Your garage door is an important part of your home's building envelope. As part of that envelope, the garage door helps seal off the interior from the elements. The garage door also comprises a large portion of your house's façade, especially in the case of multi-car garages. If the door is dinged and dented, then your house won't look as tidy.
In short, you want a garage door that's both durable and energy efficient.
Choose Materials for Durability
Garage doors come in six materials — vinyl, steel, fiberglass, wood, composite, and aluminum. When it comes to durability, vinyl is a great option. These doors are called kid proof because they don't dent or break very easily. What's more, they require little maintenance over the years.
Fiberglass is another durable material. These doors also resist denting as well as rust and cracking. However, they can break on impact more easily than vinyl.
Wood is another durable material. While some woods are susceptible to rot, those made out of cedar and other hardwoods are not. Likewise, wood garage doors don't dent or break. Composite wood doors offer the same durability as wood doors with less maintenance.
Choose Materials for Energy Efficiency
When energy efficiency is the focus, you may look at your material options differently. If you’re looking for energy efficiency, wood is a great option. Wood garage doors provide the best insulation because the material is naturally resistant to heat flow.
Composite garage doors consist of sheets of fiberboard attached to a wood frame. Because they use so much wood in the construction, composite doors are also energy efficient.
When it comes to other materials, energy efficiency is dependent on the construction of the door because insulation must have been added to the material for it to be energy efficient.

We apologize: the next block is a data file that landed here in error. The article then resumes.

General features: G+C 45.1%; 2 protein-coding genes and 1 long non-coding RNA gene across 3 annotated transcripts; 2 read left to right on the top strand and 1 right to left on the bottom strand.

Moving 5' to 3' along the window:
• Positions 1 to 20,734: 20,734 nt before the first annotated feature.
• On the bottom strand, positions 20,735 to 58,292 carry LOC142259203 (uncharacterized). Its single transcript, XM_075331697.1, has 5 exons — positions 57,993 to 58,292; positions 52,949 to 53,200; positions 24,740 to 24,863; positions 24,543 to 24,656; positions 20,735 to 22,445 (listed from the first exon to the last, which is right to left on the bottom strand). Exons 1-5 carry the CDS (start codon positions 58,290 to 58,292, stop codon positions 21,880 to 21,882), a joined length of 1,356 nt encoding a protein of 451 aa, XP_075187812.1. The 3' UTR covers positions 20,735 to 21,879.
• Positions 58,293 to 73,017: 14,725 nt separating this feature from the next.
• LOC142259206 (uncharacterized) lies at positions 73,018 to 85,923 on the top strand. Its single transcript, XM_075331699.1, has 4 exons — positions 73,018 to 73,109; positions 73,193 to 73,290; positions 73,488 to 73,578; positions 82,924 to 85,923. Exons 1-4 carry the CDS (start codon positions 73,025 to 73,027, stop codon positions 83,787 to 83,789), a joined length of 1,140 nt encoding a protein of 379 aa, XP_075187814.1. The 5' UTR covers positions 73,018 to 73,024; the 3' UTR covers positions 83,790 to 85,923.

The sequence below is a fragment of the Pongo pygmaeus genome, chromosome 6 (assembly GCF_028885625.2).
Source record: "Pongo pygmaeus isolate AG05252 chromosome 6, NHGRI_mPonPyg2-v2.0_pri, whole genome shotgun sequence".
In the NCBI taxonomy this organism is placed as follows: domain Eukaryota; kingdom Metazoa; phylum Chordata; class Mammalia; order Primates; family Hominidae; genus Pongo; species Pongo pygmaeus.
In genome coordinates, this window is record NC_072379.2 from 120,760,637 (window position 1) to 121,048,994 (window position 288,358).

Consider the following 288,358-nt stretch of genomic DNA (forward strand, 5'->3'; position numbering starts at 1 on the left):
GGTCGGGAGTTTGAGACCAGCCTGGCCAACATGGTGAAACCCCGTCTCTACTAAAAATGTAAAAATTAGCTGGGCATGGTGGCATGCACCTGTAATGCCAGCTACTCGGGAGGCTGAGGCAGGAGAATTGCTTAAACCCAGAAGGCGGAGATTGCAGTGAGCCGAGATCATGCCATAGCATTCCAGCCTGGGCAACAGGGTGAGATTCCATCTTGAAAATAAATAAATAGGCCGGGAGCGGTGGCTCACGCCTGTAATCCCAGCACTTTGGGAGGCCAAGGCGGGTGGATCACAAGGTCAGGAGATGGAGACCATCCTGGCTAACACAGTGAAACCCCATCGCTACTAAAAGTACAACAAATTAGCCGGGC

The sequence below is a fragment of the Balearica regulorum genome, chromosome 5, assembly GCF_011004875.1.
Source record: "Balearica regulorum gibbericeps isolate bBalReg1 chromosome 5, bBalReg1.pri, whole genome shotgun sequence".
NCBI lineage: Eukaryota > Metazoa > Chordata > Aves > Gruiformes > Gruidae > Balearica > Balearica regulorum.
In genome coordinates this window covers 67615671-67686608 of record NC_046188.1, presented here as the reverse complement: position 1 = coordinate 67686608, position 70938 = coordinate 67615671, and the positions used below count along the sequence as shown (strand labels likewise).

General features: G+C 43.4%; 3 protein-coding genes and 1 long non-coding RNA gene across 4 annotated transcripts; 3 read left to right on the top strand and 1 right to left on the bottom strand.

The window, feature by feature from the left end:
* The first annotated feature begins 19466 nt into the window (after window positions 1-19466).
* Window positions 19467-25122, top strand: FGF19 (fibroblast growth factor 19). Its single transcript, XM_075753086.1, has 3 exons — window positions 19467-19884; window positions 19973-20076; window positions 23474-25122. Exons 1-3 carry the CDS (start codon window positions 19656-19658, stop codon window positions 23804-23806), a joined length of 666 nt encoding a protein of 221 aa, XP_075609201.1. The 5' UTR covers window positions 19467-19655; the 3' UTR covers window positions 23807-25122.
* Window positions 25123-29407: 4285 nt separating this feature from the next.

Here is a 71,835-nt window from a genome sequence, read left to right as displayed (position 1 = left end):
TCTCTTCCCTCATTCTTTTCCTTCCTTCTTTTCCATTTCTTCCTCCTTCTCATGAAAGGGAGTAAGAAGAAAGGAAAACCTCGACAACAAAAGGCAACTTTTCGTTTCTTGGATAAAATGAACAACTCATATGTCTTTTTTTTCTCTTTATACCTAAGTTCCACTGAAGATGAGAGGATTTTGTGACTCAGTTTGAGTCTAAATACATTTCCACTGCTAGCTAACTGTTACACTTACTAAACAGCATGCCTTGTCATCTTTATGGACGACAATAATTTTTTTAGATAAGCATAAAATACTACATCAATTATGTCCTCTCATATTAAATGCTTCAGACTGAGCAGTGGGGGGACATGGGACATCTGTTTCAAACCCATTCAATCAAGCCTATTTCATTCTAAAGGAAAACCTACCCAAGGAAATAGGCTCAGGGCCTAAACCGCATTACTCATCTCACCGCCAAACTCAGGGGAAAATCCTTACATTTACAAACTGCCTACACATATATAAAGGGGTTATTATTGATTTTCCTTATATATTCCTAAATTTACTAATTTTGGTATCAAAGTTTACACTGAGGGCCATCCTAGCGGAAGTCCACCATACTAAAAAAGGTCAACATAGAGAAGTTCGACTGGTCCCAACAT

Choose to Add Insulation to Garage Doors
When garage doors come already insulated, manufacturers are typically using a sandwich construction. That means they insert the insulation between two layers of the main material. You can choose between double layer and triple layer. Naturally, adding more layers leads to more insulation.
On its own, steel is a poor thermal conductor. However, manufacturers construct steel doors with insulation to increase the door’s R-value, which is a measurement of a material's thermal resistance.
Likewise, vinyl on its own doesn't provide a lot of energy efficiency. When you choose one with layers of insulation sandwiched in the door, you get a much better R-value.
You can also add insulation to an existing garage door. This job involves cutting bats of fiberglass or other insulation and attaching it between the recesses of the doorframes. However, garage doors designed with energy efficiency in mind are typically the better choice.
Putting it All Together
You'll get the best value for your money if you choose a garage door that's both durable and energy-efficient. You can approach this choice one of two ways. You can look for a material that naturally offers those two qualities, or you can pick a specific door that's built for those qualities.
If you're going for material alone, then wood or wood composite is probably your best material choice. You'll have some maintenance in keeping the wood cleaned and well-protected from the elements. However, your door will be resistant to denting and cracking and will naturally feature a good R-value.
If you're opting for a man-made construction, insulated vinyl might be your best option. However, a close second is low-gauge steel with an insulated core. The lower gauge translates to a thicker panel of steel, making the door more durable.
In addition to material and insulation options, you'll want to consider how the seals, weather stripping, and door opener affect both durability and energy efficiency of your garage door. Consult with the experts at Anderson Door Company for more information.